No Judgement – Just Solutions

In the above video, the Honorable Fred Moses highlights the critical role of broadband infrastructure, particularly in rural America, in enabling effective and equitable justice. His comments, filmed at NTCA’s SRC Live, summarize his participation in that event’s panel titled, Things in Society We Don’t Often Like to Talk About. Mose’s comments focus on the challenges of protecting domestic violence victims, as well as ensuring people succeed in drug court programs.

As background, Moses is the Hocking County, Ohio Municipal Court judge, Hocking County, Ohio is nestled amidst the rolling hills of rural Appalachia. Hocking County’s rural nature means transportation challenges for those without a car, while the hills create spotty cellular service areas.

In another interview, The Impact of Stigma | Judge Fred Moses on Giving a Second Chance (YouTube) talks about his people-first approach, which, for example, manifests itself in the medication-assisted treatment Drug Court Program that he spearheaded and has been in effect since 2012. In that video, he provides an overview of the challenges and stigma for people who are in drug court. 

He explains that almost everybody in that program has a dual diagnosis of drug and mental health issues.[1]  He reminds viewers that

“People have value no matter where are, no matter what they have done, and no matter where they come from; there’s a value to a human life.”

Honorable Fred Moses

Broadband Is Increasingly an Important Part of the Justice System

Although in-person is ideal, broadband access is an element that has become crucial for providing treatment and support to individuals involved in the court system. The court utilizes Telehealth services for drug court programs and probation meetings and these services were essential for maintaining court operations during the COVID-19 pandemic.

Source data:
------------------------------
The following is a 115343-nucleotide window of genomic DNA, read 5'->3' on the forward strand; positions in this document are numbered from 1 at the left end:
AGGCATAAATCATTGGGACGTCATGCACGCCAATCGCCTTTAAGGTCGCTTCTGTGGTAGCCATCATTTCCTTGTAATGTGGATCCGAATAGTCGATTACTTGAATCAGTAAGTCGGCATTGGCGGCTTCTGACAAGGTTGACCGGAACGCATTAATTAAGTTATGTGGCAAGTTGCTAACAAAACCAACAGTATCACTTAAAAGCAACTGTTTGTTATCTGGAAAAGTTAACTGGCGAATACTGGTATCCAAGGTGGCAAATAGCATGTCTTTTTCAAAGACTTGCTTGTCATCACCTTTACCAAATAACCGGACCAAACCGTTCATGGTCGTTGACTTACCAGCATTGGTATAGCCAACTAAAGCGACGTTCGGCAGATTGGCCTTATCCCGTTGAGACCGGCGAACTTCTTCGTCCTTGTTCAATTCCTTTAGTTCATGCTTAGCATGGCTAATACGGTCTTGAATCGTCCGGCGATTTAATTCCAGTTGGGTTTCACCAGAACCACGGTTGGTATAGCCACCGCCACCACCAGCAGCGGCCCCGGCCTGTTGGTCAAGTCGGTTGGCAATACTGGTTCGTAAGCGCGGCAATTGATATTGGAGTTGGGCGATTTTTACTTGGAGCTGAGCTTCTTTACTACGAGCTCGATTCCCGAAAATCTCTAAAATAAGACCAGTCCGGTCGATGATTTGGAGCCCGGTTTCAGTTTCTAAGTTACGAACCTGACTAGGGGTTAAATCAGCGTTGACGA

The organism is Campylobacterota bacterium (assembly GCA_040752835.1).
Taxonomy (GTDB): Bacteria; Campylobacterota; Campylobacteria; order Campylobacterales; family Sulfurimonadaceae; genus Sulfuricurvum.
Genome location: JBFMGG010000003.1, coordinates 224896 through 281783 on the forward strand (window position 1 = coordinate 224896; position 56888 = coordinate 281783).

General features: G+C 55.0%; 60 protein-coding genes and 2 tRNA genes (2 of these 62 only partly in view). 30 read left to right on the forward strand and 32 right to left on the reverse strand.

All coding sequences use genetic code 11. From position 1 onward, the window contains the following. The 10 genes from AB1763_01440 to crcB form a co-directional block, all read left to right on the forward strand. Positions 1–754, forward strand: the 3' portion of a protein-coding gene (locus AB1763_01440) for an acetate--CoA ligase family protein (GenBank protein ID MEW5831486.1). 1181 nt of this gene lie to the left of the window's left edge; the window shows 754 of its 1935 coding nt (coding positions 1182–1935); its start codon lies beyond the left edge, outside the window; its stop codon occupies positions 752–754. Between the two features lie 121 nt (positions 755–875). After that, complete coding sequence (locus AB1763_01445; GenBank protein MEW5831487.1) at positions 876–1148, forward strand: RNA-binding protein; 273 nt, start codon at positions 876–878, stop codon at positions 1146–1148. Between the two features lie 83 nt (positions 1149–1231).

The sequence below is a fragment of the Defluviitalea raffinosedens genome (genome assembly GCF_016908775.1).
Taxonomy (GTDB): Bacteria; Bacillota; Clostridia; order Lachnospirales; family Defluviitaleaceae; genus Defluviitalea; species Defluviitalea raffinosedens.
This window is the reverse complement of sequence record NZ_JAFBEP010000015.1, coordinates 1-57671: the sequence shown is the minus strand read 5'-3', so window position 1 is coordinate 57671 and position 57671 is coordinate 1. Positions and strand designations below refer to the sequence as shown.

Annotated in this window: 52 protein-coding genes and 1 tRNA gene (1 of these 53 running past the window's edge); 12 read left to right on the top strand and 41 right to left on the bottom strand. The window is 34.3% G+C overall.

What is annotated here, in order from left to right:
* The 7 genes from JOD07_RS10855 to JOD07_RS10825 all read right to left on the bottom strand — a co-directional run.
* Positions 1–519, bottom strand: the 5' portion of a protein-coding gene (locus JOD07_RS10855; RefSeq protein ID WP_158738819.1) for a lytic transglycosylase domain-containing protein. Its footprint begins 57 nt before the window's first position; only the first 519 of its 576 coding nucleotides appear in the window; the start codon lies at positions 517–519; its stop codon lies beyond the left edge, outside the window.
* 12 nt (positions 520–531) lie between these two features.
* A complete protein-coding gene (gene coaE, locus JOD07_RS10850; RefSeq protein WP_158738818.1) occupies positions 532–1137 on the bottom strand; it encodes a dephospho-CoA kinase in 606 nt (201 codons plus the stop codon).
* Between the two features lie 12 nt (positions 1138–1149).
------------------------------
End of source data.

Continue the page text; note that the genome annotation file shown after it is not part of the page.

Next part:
Substance abuse and intimate partner violence (IPV) are often intertwined, as data presented in the aforementioned SRC Live panel suggests that 40 to 60% of all IPV incidents involve substance abuse. Moses emphasizes the importance of broadband for domestic violence victims, stating that “good monitoring of the defendants during that time is really important to protect the safety of the victims.”

He also stresses the need for victims to have broadband access to protect themselves, noting that “if they have a device on which they can, where they can press a button and it goes directly to law enforcement, that would be a lifesaver.”

Despite the clear benefits of broadband technology, Moses acknowledges the ongoing challenges of spotty access in rural areas. He notes that while most people in his community are willing to come to court in person, there are instances where broadband is necessary for individuals to participate in court proceedings. He points out the difficulties in enforcing sanctions and monitoring offenders due to the lack of broadband access.

Looking ahead, Moses expressed optimism about the potential of broadband to further enhance access to justice in rural communities. Moses concluded by emphasizing the cost-effectiveness of investing in broadband infrastructure, highlighting the savings in court costs, law enforcement expenses, and incarceration costs that can be achieved by providing greater access to justice. He stated that

“the cost savings of people driving to court for minor offenses, to keep the safety of the victims, all those things balance out.”

Honorable Fred Moses

Interview Highlights

[1] According to a 2018 infographic from the National Institute on Drug Abuse, 37.9% of adults with substance abuse disorders also had mental illnesses.

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